Viewpoint: CRISPR crops offer many benefits. Governments should teach the public about them

Tomatoes that use technology to efficiently modify genes will be sold as the first “genome-edited food” in Japan by the end of this year. The government must not neglect its efforts to gain the understanding of consumers.

US and French scientists who developed genome editing technology [CRISPR] won the Nobel Prize last year. However, it is natural that some people are unfamiliar with it and are worried about its application to food.

In the future, a wide range of applications such as larger fish and pollen-free cedar are expected. The government should explain safety carefully.

Genome editing has a wide range of applications and has great potential. It is also expected that if we produce drought-resistant crops and high-yielding varieties, we will be able to respond to global warming and the food crisis. 

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It is important to have people understand the benefits, keeping in mind the anxiety about genome-edited foods.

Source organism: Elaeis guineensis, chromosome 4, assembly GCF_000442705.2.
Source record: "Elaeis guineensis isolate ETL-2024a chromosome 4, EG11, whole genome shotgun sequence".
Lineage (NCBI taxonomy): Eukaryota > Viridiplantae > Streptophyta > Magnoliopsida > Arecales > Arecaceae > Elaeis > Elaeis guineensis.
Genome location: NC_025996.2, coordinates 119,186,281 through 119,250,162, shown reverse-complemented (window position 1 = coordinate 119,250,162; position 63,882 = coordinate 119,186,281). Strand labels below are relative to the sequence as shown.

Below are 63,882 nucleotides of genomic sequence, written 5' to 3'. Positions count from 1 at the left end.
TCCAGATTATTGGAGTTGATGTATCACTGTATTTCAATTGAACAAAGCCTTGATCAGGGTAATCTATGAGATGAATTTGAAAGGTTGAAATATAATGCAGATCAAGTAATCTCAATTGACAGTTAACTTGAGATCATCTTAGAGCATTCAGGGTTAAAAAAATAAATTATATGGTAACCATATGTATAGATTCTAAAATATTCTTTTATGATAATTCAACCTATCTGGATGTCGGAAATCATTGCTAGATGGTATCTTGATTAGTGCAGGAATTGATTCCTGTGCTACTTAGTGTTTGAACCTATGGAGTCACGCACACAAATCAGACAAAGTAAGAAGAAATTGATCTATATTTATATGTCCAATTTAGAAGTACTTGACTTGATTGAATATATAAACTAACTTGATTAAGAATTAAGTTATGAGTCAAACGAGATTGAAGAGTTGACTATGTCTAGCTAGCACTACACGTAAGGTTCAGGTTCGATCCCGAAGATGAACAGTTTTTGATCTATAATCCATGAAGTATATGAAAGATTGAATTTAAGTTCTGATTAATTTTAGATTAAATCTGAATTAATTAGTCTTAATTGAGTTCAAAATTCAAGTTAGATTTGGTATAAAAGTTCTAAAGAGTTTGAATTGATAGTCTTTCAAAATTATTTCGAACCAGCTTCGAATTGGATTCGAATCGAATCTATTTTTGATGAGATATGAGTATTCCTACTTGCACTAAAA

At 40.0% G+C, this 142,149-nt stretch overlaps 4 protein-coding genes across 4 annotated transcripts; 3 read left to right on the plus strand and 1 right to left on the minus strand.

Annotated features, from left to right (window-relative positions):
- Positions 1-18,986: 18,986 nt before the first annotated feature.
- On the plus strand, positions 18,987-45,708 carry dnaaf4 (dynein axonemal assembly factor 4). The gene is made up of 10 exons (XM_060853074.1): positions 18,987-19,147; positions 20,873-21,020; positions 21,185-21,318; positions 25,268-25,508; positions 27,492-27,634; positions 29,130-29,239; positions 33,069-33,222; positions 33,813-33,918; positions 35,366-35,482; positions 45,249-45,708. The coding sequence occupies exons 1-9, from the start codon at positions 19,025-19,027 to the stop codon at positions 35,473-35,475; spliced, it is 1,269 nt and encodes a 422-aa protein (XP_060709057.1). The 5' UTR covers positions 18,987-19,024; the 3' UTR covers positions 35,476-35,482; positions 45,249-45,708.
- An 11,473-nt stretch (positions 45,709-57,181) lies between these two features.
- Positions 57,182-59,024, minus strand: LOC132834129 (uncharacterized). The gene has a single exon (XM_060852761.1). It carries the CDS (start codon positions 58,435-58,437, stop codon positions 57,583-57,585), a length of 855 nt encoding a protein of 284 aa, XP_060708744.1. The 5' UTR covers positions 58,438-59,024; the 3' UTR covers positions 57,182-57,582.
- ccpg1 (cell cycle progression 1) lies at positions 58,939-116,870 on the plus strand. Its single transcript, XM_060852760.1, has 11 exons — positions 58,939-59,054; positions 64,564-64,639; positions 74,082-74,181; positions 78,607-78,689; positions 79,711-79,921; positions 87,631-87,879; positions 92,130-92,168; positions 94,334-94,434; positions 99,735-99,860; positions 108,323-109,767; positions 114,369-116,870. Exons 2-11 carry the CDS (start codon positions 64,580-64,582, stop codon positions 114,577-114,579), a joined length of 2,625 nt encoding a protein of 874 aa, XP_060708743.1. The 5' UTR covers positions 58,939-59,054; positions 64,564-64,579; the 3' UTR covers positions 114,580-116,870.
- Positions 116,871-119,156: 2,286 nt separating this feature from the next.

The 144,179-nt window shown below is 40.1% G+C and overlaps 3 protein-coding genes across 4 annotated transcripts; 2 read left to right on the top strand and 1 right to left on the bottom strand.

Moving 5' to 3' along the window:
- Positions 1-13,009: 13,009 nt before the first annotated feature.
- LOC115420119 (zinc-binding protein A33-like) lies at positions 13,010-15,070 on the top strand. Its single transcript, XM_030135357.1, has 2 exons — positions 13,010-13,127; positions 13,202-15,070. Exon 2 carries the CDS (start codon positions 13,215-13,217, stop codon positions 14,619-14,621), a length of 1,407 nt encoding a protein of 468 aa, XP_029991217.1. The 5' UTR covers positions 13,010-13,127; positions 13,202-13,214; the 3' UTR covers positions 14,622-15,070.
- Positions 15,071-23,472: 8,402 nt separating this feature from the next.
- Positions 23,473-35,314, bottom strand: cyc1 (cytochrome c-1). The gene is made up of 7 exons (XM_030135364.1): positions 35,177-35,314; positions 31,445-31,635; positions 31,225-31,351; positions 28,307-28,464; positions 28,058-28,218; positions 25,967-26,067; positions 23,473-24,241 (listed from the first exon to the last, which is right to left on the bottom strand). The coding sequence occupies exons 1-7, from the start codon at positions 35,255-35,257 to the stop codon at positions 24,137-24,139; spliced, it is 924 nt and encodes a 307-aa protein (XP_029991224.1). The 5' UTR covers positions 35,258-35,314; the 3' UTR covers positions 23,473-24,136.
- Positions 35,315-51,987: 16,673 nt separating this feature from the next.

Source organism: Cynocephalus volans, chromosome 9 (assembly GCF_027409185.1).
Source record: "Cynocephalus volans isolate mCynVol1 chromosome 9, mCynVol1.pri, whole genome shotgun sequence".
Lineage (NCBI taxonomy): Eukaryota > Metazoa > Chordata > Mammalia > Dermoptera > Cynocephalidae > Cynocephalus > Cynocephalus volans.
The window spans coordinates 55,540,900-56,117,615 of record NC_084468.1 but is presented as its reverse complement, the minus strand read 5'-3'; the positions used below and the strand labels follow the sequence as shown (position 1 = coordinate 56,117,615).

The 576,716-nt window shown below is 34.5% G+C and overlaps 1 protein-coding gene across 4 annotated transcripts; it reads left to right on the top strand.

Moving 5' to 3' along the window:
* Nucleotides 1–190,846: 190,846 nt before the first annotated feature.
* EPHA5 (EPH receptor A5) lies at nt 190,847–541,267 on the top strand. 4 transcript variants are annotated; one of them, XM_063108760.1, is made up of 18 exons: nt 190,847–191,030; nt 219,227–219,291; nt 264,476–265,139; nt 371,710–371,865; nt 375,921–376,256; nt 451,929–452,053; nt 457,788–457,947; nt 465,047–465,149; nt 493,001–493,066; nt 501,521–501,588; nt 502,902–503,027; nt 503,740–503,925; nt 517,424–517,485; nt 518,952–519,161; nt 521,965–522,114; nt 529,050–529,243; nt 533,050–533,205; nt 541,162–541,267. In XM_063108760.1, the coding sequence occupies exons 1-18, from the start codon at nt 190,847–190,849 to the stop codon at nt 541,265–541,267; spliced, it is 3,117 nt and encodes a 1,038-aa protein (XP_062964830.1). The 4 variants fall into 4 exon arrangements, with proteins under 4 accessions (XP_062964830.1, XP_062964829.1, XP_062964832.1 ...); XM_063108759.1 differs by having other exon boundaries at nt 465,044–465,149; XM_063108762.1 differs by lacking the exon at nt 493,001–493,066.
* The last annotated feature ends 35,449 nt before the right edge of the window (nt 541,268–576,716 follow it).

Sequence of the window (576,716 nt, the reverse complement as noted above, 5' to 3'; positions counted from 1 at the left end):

Genetic modification, which appeared in the 1990s, is a technology that incorporates genes from other organisms. Many consumers did not want to eat crops using recombination technology as much as possible, and production did not progress in Japan.

[D]evelopers and producers [should] take the opportunity of selling tomatoes to find out how genome-edited foods will be accepted. Rather than aiming for hasty sales expansion, we should build up our achievements step by step.

Editor’s note: This article was originally published in Japanese and has been translated and edited for clarity.

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